|Chen, Z - LSU|
|Menkir, A - INTL&INST&OF&TROPICAL&AGR|
|Cardwell, K - INTL&INST&OF&TROPICAL&AGR|
|Kling, J - INTL&INST&OF&TROPICAL&AGR|
|White, D - UNIVERSITY&OF&ILLINOIS|
Submitted to: Phytopathology
Publication Type: Peer Reviewed Journal
Publication Acceptance Date: September 14, 2000
Publication Date: March 1, 2001
Citation: BROWN, R.L., CHEN, Z.Y., MENKIR, A., CARDWELL, K., KLING, J., WHITE, D.G. RESISTANCE TO AFLATOXIN ACCUMULATION IN MAIZE INBREDS SELECTED FOR EAR ROT RESISTANCE IN WEST AND CENTRAL AFRICA. PHYTOPATHOLOGY. 2001. V. 64. P. 396-400. Interpretive Summary: The fungus named Aspergillus flavus produces a poison called aflatoxin when it infects corn kernels. Aflatoxin prevents the corn from being used commercially. The best strategy for controlling this problem is to develop corn that is resistant to aflatoxin contamination, through the expression of different resistance traits. We screened 36 genetically-different African lines of corn, using a laboratory kernel screening test, and found that one-third of the lines were as resistant as our best lines. These lines appear to resist toxin production by inhibiting fungal growth, and also possess great variation in protein expression. This information suggests that we may be able to double the number of lines currently in U.S. breeding programs for aflatoxin-resistance. Also, we may be able to identify resistance traits different from those already known. This could lead to a more rapid development of commercially-useful, resistant lines of fcorn, and to future savings of millions of dollars to growers, as a result of the elimination of aflatoxin contamination of corn.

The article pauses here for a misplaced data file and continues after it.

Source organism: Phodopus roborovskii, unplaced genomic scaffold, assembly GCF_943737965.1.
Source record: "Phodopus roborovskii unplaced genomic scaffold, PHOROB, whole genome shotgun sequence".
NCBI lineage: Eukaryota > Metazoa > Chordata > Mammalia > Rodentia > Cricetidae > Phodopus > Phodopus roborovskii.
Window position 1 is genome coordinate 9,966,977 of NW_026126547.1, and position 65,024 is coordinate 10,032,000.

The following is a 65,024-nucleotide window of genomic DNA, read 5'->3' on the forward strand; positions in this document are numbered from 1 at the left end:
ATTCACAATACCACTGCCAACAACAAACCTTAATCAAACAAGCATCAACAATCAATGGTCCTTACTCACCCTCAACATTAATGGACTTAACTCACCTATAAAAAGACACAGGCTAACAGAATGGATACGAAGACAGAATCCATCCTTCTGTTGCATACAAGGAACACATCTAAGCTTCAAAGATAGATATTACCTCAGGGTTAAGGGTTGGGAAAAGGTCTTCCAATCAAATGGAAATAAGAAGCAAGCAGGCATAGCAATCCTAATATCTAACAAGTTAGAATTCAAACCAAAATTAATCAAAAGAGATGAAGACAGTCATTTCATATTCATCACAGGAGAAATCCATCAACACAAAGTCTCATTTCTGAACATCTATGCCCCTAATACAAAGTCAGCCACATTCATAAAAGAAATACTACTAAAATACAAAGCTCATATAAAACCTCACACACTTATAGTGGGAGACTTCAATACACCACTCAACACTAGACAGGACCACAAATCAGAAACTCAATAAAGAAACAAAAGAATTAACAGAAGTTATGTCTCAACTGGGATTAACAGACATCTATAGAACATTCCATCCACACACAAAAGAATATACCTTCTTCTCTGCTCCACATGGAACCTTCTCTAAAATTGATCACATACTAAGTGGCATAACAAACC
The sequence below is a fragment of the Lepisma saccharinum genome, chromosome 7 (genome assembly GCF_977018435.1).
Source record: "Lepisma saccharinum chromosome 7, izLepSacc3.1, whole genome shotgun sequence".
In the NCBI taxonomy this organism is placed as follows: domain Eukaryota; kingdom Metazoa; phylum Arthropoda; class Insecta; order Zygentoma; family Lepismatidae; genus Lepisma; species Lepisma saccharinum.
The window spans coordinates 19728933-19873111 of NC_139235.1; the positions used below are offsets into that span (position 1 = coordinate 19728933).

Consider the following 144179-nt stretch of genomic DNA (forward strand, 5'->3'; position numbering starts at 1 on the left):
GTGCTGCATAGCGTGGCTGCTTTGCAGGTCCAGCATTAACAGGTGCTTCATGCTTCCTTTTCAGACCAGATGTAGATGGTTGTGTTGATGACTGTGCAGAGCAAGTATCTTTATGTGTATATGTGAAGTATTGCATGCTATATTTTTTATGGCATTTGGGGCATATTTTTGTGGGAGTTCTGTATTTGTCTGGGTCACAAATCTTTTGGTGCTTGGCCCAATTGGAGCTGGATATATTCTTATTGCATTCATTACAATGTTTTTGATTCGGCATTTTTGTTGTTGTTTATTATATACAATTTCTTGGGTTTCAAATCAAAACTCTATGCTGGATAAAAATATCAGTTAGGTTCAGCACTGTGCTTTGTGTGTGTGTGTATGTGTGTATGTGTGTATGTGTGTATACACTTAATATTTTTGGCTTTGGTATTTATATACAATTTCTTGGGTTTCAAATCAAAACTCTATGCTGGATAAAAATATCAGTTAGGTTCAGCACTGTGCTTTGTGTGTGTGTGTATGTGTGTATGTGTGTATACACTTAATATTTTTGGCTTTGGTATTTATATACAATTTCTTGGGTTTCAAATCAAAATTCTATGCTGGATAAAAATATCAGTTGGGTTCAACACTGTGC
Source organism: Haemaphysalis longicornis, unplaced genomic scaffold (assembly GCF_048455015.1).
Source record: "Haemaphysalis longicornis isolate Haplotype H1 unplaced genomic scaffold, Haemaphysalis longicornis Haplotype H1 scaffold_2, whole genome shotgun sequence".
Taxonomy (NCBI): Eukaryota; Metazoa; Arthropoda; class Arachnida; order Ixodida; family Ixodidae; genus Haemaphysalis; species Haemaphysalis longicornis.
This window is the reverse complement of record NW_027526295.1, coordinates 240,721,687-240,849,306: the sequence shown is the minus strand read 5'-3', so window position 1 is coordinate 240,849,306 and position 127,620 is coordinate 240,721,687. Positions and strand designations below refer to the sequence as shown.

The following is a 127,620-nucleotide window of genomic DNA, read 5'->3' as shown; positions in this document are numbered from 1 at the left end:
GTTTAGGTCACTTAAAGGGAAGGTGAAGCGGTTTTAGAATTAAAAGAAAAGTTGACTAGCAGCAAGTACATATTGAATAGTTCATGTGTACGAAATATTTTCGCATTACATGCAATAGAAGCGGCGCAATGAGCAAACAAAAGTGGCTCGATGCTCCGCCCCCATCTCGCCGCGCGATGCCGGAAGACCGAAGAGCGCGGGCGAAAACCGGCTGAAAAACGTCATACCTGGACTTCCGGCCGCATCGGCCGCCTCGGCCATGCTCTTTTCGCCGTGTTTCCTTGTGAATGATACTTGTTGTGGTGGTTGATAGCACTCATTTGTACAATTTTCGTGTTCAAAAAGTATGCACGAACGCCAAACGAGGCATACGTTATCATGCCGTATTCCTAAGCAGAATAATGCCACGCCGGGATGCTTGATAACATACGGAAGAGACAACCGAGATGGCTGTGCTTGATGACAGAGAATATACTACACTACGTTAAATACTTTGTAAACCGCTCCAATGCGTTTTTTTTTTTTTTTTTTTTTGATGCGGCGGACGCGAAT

Technical Abstract: Thirty-six inbred lines selected in the savanna and midaltitude ecological zones of West and Central Africa for moderate to high resistance to maize ear rot under severe natural infection were screened using the kernel screening laboratory assay (KSA) for potential resistance to aflatoxin contamination. Results of screening tests showed that about one-third of the inbreds accumulated aflatoxins at levels as low as or lower than promising genotypes, GT-MAS:gk or MI82. Growth of Aspergillus flavus was quantitated in 10 selected inbreds of the 36, six potentially resistant and 4 susceptible, using an A. flavus transformant containing a GUS reporter gene linked to a B-tubulin gene promoter in conjunction with the KSA. A positive relationship between levels of aflatoxins accumulated and growth of the fungus was demonstrated in the majority of genotypes, however, one resistant inbred supported a high level of fungal infection but low aflatoxin levels, possibly indicating the presence of aflatoxin pathway inhibitors. Kernel proteins of these same 10 lines were then separated using SDS-PAGE. Comparisons of protein profiles among African lines and between them and resistant and susceptible controls demonstrate greater protein diversity among the African genotypes than between the resistant and susceptible controls. Field evaluation of potentially resistant inbreds may significantly broaden the resistant germplasm base against aflatoxin contamination. Biochemical resistance markers different from those being identified and characterized in "domestic" genotypes may also be identified in the African lines. These discoveries could significantly enhance the host resistance strategy of pyramiding different traits into agronomically-useful maize germplasm.